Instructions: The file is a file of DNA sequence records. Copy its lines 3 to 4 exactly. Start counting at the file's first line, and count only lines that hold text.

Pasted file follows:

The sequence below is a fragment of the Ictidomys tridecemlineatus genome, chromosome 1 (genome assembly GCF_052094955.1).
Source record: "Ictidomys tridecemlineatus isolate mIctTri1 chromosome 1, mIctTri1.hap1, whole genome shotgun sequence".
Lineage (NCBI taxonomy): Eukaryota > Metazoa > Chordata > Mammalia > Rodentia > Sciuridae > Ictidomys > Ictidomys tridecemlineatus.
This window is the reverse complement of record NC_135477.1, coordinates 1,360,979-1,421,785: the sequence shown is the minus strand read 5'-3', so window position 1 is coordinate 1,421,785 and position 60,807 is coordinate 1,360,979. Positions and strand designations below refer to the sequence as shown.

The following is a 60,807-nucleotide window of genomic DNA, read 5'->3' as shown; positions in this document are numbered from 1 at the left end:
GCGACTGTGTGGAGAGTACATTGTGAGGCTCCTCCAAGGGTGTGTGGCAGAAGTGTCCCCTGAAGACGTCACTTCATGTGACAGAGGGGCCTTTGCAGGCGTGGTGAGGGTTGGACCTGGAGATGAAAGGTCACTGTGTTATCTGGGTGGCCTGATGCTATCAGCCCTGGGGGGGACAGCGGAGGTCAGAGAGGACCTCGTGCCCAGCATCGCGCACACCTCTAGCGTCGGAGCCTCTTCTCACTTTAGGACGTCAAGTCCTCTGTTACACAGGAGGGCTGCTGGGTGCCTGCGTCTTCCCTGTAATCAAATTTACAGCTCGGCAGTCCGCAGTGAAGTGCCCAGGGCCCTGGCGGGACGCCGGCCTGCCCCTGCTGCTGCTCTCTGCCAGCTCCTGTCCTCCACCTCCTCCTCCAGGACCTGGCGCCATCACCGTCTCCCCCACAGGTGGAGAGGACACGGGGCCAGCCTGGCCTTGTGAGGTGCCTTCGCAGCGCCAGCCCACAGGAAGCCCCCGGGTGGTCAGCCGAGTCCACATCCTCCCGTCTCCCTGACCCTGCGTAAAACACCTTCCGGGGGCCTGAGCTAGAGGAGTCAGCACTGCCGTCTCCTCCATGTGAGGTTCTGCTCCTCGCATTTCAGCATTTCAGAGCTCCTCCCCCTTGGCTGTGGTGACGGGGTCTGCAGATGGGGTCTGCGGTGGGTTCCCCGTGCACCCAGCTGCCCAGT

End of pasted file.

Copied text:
Lineage (NCBI taxonomy): Eukaryota > Metazoa > Chordata > Mammalia > Rodentia > Sciuridae > Ictidomys > Ictidomys tridecemlineatus.
This window is the reverse complement of record NC_135477.1, coordinates 1,360,979-1,421,785: the sequence shown is the minus strand read 5'-3', so window position 1 is coordinate 1,421,785 and position 60,807 is coordinate 1,360,979. Positions and strand designations below refer to the sequence as shown.